[MGSA-L] Fall 2015 Modern Greek Courses @ Columbia University

Katherine Stefatos ks3061 at columbia.edu
Tue Sep 1 09:21:25 PDT 2015

*FALL 2015*
Website: http://hellenic.columbia.edu/
        Email: hellenic at columbia.edu
Twitter: @hellenicCU
Facebook: ColumbiaHellenic
*Please **click here
download our** fall **newsletter** as a pdf!*

Maria Hadjipolycarpou TR 10:10am-12:00pm  613 Hamilton Hall (Cultural
Dictionary/Conversation F 10:10am-11:00am 613 Hamilton Hall). *This is a
year-long course for students who wish to learn Greek as it is written and
spoken in Greece today. As part of the learning process students will
acquire the necessary skills to read texts of moderate difficulty and
converse on a wide range of topics. The class will explore Modern Greece’s
cultural landscape from political graffiti to the poetry of the Cypriot
poet Costas Montis to *parea*. *Friday class is a separate conversation
hour. *

Hadjipolycarpou TR 12:10pm-2:00pm 613 Hamilton Hall.* This year-long course
is designed for students who are already familiar with the basic grammar
and syntax of Modern Greek language and can communicate at an elementary
level. It aims to develop the students’ proficiency in understanding,
speaking, writing, and reading Modern Greek. In addition to these skills,
students will be exposed to contemporary cultural material (websites,
newspapers, documentary film, literature, music) that will allow them to
get a grasp of the vibrant life, language, and culture of Greece
today. *Prerequisites:
GRKM V1101-V1102 or the equivalent. Corequisites: Students are also
required to take the conversation class, GRKM W1211.*

11:10am-12:00am 613 Hamilton Hall. *For students in GRKM V1201, but also
open to students not enrolled in GRKM V1201, who wish to improve their
spoken Modern Greek.

*ADVANCED MODERN  GREEK-GRKM V3001. 3pts. Maria Hadjipolycarpou MW
4:10pm-5:25pm 613 Hamilton Hall. *This semester we will continue to build
language skills but with particular attention to speaking and writing Greek
at the university level. We will focus on such topics as diaspora, history,
politics, and identity. We will use materials from literature, critical
essays, historiography, film, and mass media as a way to advance knowledge
in Modern Greek literature and culture. In addition we will explore the
diversity of Greek language as it is spoken in different regions and gain
understanding of its evolution through time. Materials include: essays
(Seferis, Theotokas); newspaper articles; television interviews (Flessa and
Papanikolaou); advertisement; stand-up-comedy (Lazopoulos); music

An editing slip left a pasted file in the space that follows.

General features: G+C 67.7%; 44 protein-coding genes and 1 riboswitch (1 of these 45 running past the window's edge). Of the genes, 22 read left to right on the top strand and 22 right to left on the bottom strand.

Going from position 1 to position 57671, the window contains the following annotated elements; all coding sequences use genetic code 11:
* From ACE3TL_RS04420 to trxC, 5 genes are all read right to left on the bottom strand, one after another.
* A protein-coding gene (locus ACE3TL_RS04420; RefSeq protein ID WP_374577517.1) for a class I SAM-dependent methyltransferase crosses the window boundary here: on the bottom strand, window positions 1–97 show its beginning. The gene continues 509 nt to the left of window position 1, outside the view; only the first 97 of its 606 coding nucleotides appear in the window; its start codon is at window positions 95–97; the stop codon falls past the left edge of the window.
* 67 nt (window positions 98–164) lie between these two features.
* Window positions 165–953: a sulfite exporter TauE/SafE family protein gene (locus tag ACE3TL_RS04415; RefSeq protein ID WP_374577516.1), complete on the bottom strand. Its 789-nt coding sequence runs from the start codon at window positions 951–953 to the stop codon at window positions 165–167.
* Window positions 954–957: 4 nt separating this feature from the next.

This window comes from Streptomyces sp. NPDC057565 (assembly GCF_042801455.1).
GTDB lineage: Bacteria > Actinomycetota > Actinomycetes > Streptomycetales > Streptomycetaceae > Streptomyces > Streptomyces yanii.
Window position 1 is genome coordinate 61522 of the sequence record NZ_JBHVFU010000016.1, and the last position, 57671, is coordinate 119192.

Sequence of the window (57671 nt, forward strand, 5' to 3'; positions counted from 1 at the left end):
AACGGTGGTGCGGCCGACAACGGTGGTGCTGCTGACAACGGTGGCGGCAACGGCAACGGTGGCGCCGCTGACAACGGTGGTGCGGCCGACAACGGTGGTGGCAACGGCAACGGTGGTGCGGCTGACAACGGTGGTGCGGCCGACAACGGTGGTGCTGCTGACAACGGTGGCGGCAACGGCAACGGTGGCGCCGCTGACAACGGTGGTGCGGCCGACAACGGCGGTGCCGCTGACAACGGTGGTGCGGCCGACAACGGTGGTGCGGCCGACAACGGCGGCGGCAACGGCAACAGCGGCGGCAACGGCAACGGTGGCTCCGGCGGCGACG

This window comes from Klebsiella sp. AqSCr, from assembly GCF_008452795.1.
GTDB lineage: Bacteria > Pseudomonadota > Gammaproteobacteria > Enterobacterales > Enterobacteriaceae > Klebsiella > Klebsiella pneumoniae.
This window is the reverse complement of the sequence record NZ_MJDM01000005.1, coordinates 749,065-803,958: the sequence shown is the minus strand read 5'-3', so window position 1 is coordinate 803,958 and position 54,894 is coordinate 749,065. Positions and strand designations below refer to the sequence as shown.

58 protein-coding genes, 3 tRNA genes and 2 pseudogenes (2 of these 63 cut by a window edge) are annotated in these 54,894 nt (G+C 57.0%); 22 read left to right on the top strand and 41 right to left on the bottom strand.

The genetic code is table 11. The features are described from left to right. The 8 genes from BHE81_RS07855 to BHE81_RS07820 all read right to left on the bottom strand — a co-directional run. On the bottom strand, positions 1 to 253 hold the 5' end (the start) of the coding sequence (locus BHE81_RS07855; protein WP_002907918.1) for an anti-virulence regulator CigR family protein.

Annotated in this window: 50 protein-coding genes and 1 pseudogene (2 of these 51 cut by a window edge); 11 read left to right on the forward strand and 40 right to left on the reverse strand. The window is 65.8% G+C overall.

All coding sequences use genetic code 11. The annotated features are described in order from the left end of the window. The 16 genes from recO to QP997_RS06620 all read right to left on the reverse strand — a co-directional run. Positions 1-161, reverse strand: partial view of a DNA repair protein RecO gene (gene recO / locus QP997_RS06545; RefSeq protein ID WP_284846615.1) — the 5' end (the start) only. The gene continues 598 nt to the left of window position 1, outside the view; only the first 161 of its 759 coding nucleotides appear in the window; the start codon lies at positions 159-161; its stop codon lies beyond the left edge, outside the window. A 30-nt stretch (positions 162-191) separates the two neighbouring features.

(art-song, rebetika, hip-hop); theatre (Demetriades); literature (Roides,
Papadiamantis, Kazantzakis, Lymberaki, Karapanou, Galanaki, Charalambides,
Chatzopoulos, Chouliaras). *Prerequisites: **GRKM V1201 or the equivalent.*

W4300. 4pts. Karen Van Dyck R 4:10pm-6:00pm 613 Hamilton Hall.* By
examining Cavafy's work in all its permutations (as criticism, translation,
adaptation), this course introduces students to a wide range of critical
approaches used in World Literature, Gender Studies, and Translation
Studies.  The Cavafy case becomes an experimental ground for different
kinds of comparative literature methods, those that engage
social-historical issues such as sexuality, diaspora, postcoloniality as
well as linguistic issues such as multilingualism, media and translation.
How does this poet "at a slight angle to the universe" challenge
contemporary theories of gender and literature as national institution? How
can studying a canonical author open up our theories and practices of
translation? Among the materials considered are translations by Edmund
Keeley and Philip Sherrard, James Merrill, and Marguerite Yourcenar,
commentary by E.M. Forster, C.M. Bowra, and Roman Jakobson, poems by W.H.
Auden, Lawrence Durrell, and Joseph Brodsky, and visual art by David
Hockney and Duane Michals. Though this course presupposes no knowledge of
Greek, students wanting to read Cavafy in the original are encouraged to
take the 1-credit directed reading tutorial offered simultaneously.

3-4pts. Dimitris Antoniou M 6:10-8:00pm 607 Hamilton Hall. *This course
explores the history and culture of modern Greece through film. It brings
the Greek cinema canon (Angelopoulos, Ferris, Gavras, Cacoyiannis,
Koundouros, et al.) into conversation with the work of contemporary
artists, documentary filmmakers, and the recent “weird wave.” In doing so,
the course addresses issues of memory and trauma, public history and
testimony, colonialism and biopolitics, neoliberalism and governmentality,
and crisis and kinship, and it asks: what kind of lens does film offer onto
the study of a society’s history and contemporary predicament? The viewing
and discussion of films is facilitated through a consideration of a wide
range of materials, including novels, criticism, archival footage, and
interviews with directors. The course does not assume any background
knowledge and all films will have English subtitles. An additional 1-credit
bilingual option (meeting once per week at a time TBD) is offered for
students who wish to read, view, and discuss materials in Greek.

*DIRECTED READINGS-GRKM V3997. 1-4 pts. *Designed for undergraduates who
want to do directed reading in a period or on a topic not covered in the

*DIRECTED READINGS-GRKM W4997. 3pts. *Designed for graduates who want to do
directed reading in a period or on a topic not covered in the curriculum.

*SENIOR RESEARCH SEMINAR-GRKM V3998. 1-4pts. *Designed for students writing
a senior thesis or doing advanced research on Greek or Greek Diaspora

*Click here
to download the flyer** as a .pdf. *

[image: Inline image 2]
Katerina Stefatos
Program Coordinator
Hellenic Studies, Classics
tel: 212 851 0297
fax: 212 854 7856
ks3061 at columbia.edu
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